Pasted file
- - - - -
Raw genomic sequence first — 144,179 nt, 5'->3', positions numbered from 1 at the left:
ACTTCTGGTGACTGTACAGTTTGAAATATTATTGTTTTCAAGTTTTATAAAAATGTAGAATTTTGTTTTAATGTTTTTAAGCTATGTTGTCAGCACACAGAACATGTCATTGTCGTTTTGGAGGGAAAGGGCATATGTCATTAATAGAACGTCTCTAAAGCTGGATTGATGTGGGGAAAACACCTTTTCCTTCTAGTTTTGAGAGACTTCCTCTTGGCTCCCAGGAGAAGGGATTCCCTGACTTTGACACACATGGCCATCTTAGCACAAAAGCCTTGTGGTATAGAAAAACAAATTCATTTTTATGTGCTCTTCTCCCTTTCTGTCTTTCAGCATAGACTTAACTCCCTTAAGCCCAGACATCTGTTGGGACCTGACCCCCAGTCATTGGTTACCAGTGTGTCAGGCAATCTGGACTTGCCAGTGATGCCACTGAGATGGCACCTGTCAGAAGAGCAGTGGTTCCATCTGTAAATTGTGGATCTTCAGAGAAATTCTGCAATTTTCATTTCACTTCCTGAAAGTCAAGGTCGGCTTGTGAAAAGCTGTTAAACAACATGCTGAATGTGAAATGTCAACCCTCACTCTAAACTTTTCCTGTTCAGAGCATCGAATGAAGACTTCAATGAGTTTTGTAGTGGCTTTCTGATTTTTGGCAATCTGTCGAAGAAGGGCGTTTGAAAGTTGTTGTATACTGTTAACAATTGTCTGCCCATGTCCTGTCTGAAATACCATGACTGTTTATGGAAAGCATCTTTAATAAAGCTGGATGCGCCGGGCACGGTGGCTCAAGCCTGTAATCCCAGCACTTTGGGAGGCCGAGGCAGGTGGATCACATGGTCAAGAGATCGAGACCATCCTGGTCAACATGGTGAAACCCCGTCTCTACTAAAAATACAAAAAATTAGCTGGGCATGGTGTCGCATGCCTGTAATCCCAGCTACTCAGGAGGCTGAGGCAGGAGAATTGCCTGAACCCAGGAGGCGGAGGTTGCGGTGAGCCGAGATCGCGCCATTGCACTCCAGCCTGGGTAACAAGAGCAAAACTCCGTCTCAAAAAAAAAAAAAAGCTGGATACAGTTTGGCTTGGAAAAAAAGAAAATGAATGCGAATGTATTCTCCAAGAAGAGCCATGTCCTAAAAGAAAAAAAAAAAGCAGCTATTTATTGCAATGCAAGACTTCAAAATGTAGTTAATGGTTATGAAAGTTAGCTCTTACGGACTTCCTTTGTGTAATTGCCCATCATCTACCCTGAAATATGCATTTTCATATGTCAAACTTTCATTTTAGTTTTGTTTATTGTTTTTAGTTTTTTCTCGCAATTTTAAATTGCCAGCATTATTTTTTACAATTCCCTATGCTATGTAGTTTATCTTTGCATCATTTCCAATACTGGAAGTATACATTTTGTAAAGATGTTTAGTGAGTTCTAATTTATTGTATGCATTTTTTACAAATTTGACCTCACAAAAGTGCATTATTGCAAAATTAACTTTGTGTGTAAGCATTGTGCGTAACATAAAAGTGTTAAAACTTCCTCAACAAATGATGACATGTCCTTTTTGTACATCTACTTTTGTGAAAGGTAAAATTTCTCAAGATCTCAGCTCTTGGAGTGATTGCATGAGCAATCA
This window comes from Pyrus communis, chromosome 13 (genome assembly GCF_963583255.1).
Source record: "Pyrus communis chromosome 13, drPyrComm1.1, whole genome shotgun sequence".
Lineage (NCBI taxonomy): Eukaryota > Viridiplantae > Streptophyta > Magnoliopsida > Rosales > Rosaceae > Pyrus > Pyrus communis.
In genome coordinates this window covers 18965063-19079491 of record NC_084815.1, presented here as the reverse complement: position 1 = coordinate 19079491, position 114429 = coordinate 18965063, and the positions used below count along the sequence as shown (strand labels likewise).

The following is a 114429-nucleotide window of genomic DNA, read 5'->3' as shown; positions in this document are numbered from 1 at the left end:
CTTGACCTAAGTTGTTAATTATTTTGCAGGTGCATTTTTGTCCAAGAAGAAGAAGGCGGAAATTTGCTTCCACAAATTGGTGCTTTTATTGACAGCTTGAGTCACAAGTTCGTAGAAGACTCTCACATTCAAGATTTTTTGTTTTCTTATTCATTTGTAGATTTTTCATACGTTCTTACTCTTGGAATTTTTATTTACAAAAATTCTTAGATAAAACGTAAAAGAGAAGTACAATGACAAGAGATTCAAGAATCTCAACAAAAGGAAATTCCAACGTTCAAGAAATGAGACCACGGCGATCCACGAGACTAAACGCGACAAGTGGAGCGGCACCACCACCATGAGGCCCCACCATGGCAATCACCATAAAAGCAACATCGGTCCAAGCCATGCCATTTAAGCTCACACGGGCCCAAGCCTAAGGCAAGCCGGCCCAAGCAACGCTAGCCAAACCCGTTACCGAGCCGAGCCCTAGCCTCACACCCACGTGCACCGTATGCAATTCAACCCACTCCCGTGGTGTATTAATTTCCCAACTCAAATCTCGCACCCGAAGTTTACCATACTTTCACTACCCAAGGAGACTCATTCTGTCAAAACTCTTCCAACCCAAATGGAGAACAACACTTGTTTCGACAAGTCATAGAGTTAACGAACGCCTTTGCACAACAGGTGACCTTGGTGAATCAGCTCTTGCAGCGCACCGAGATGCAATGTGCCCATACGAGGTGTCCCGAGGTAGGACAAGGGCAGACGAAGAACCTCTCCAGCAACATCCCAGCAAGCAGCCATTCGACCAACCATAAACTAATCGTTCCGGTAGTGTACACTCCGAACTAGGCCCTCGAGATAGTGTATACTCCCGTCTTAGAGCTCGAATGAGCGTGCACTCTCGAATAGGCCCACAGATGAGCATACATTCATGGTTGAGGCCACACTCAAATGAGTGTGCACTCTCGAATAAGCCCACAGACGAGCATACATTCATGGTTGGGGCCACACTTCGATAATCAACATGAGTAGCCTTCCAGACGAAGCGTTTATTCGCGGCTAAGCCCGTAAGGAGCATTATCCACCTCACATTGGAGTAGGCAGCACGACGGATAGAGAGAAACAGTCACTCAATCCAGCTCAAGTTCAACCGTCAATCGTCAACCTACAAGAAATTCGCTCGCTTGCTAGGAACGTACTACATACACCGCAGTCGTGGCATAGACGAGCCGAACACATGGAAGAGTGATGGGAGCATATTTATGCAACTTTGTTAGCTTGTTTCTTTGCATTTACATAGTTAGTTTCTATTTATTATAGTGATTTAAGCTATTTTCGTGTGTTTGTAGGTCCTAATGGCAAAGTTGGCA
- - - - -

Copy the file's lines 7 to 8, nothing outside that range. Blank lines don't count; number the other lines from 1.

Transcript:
The following is a 114429-nucleotide window of genomic DNA, read 5'->3' as shown; positions in this document are numbered from 1 at the left end:
CTTGACCTAAGTTGTTAATTATTTTGCAGGTGCATTTTTGTCCAAGAAGAAGAAGGCGGAAATTTGCTTCCACAAATTGGTGCTTTTATTGACAGCTTGAGTCACAAGTTCGTAGAAGACTCTCACATTCAAGATTTTTTGTTTTCTTATTCATTTGTAGATTTTTCATACGTTCTTACTCTTGGAATTTTTATTTACAAAAATTCTTAGATAAAACGTAAAAGAGAAGTACAATGACAAGAGATTCAAGAATCTCAACAAAAGGAAATTCCAACGTTCAAGAAATGAGACCACGGCGATCCACGAGACTAAACGCGACAAGTGGAGCGGCACCACCACCATGAGGCCCCACCATGGCAATCACCATAAAAGCAACATCGGTCCAAGCCATGCCATTTAAGCTCACACGGGCCCAAGCCTAAGGCAAGCCGGCCCAAGCAACGCTAGCCAAACCCGTTACCGAGCCGAGCCCTAGCCTCACACCCACGTGCACCGTATGCAATTCAACCCACTCCCGTGGTGTATTAATTTCCCAACTCAAATCTCGCACCCGAAGTTTACCATACTTTCACTACCCAAGGAGACTCATTCTGTCAAAACTCTTCCAACCCAAATGGAGAACAACACTTGTTTCGACAAGTCATAGAGTTAACGAACGCCTTTGCACAACAGGTGACCTTGGTGAATCAGCTCTTGCAGCGCACCGAGATGCAATGTGCCCATACGAGGTGTCCCGAGGTAGGACAAGGGCAGACGAAGAACCTCTCCAGCAACATCCCAGCAAGCAGCCATTCGACCAACCATAAACTAATCGTTCCGGTAGTGTACACTCCGAACTAGGCCCTCGAGATAGTGTATACTCCCGTCTTAGAGCTCGAATGAGCGTGCACTCTCGAATAGGCCCACAGATGAGCATACATTCATGGTTGAGGCCACACTCAAATGAGTGTGCACTCTCGAATAAGCCCACAGACGAGCATACATTCATGGTTGGGGCCACACTTCGATAATCAACATGAGTAGCCTTCCAGACGAAGCGTTTATTCGCGGCTAAGCCCGTAAGGAGCATTATCCACCTCACATTGGAGTAGGCAGCACGACGGATAGAGAGAAACAGTCACTCAATCCAGCTCAAGTTCAACCGTCAATCGTCAACCTACAAGAAATTCGCTCGCTTGCTAGGAACGTACTACATACACCGCAGTCGTGGCATAGACGAGCCGAACACATGGAAGAGTGATGGGAGCATATTTATGCAACTTTGTTAGCTTGTTTCTTTGCATTTACATAGTTAGTTTCTATTTATTATAGTGATTTAAGCTATTTTCGTGTGTTTGTAGGTCCTAATGGCAAAGTTGGCA